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The Greatest Weekend Of Basketball In South Carolina History Is This One

What a weekend for the Palmetto State

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Murray State v Marquette
HARTFORD, CONNECTICUT - MARCH 21: Ja Morant #12 of the Murray State Racers dunks the ball during the second half of the first round game of the 2019 NCAA Men’s Basketball Tournament against the Marquette Golden Eagles at XL Center on March 21, 2019 in Hartford, Connecticut. Murray State defeated Marquette 83-64.
Photo by Maddie Meyer/Getty Images

For decades, South Carolina’s basketball tradition has been dwarfed by what we see in North Carolina.

In the 1960s and ‘70s, Frank McGuire built USC into a major power, but NC State won a national championship and the ACC rose after the Gamecocks disastrous departure: Tom Burleson, David Thompson, Phil Ford, Rod Griffin, James Worthy, Brad Daugherty, Michael Freakin’ Jordan.

And that was before Duke got seriously cranked up.

Not that South Carolina’s tradition was pathetic or anything, but Clemson was the best team most years and South Carolina was just hit and miss. The NIT was a typical high point.

The high school talent was always there and has always rivaled that of the Old North State: Ray Allen, Jermaine O’ Neal, Kevin Garnett, Trevor Booker, Jayson Williams, to name a few.

The list goes on and on.

But basketball as a celebration in South Carolina? You could argue the 1971 ACC championship, when 6-3 Kevin Joyce out-jumped Lee Dedmon, who was 6-10, and got the ball to Tom Owens, alone in the lane, as time expired.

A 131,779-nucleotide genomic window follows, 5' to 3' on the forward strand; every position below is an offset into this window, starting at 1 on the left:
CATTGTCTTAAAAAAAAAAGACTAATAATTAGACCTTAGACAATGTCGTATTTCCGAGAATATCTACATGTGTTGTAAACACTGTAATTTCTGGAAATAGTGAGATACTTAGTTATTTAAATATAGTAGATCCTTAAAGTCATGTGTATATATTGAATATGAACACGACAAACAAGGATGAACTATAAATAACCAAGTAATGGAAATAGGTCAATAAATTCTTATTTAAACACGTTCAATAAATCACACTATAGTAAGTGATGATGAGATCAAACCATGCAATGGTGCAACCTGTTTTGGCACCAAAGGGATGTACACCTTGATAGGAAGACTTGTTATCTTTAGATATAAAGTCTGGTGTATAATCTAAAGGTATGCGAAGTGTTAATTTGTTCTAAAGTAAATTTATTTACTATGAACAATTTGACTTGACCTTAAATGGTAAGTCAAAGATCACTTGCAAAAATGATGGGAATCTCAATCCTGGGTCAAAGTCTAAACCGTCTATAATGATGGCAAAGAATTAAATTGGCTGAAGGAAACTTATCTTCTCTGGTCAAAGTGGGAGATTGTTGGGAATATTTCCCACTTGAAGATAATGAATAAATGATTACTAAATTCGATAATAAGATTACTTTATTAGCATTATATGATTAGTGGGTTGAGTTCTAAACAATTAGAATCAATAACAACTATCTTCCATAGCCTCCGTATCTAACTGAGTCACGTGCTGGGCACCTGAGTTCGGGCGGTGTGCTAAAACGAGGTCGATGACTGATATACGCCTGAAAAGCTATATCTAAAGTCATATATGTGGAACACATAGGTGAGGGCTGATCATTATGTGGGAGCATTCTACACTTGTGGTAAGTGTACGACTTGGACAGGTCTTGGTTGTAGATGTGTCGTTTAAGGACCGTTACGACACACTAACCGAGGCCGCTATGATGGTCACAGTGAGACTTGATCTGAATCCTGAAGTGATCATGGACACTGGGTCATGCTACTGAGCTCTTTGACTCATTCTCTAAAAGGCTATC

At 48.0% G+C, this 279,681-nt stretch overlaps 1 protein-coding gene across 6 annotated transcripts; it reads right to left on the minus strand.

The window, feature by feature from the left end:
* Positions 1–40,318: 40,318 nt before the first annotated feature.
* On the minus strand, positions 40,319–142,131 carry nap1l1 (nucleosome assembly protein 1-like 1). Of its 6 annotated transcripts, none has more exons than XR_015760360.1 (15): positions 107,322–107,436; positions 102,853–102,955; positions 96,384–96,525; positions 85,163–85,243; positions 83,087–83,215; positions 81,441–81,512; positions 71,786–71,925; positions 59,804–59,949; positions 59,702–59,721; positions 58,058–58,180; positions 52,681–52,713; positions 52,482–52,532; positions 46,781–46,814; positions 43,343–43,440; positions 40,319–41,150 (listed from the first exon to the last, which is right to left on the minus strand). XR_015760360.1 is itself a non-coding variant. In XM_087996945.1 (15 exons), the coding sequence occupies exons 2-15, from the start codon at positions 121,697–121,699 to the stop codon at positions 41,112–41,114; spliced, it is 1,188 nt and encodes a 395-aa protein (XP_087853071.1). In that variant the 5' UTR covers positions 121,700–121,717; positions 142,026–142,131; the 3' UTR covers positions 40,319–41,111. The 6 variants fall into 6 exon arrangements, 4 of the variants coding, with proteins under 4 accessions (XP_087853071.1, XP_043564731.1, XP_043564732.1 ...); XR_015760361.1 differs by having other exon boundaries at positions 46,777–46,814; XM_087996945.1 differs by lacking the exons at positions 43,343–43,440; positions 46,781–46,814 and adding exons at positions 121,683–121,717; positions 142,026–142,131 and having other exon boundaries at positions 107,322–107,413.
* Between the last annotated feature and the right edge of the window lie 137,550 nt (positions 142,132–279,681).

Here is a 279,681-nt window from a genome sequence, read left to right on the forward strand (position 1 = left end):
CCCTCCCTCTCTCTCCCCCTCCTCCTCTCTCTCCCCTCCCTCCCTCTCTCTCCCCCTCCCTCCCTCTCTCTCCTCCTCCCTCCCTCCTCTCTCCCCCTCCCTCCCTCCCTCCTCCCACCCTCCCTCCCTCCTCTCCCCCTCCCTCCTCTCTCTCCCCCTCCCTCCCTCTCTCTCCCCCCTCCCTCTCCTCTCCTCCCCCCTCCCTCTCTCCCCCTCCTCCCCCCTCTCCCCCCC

Talk about a dramatic win. But that was still an almost entirely segregated team and we’re guessing that it wasn’t as fully embraced by African-Americans as a later team might have been.

There hasn’t been much since then although South Carolina beat Duke on the way to the Final Four a couple of years ago.

But an overall, statewide celebration of the game in South Carolina?

That had to wait until this week. When you add it up, it’s already the greatest weekend in the history of South Carolina hoops and it’s just turned Friday.

First on Thursday, Dalzell’s (population 2,260) Ja Morant took the national stage and and blew people away with a stunning triple double against Marquette. He made such a deep impression that many people began to question whether he might get taken ahead of Zion Williamson, who almost everyone expects to go first now.

Later that evening, Wofford, with a student body of about 1,700, took a good Seton Hall team apart down the stretch behind a brilliant performance by Fletcher Magee, winning 84-68 as he broke the NCAA career record for three pointers with 509.

And it wasn’t just that Wofford has one good player. That’s a damn good team. Damn good. Plus they have great names: Fletcher Magee...Storm Murphy...Messiah Jones....Donovan Theme-Love. And Jones isn’t even the Messiah here! He’s named Fletcher!

Thursday was so extraordinary that it threatens to overshadow South Carolina’s other great cause for celebration: the homecoming of native son Williamson, as the kid from Spartanburg is playing in Columbia tomorrow and could put on another big show.

Given his sense of showmanship, his physical and intellectual gifts for the game - and at its highest level basketball is very much a mental game, chess on steroids with immense physical effort - we expect he will have a big game Friday.

And if he does, we think that you can officially say that this was the biggest, most important week of basketball in the history of the Palmetto State.

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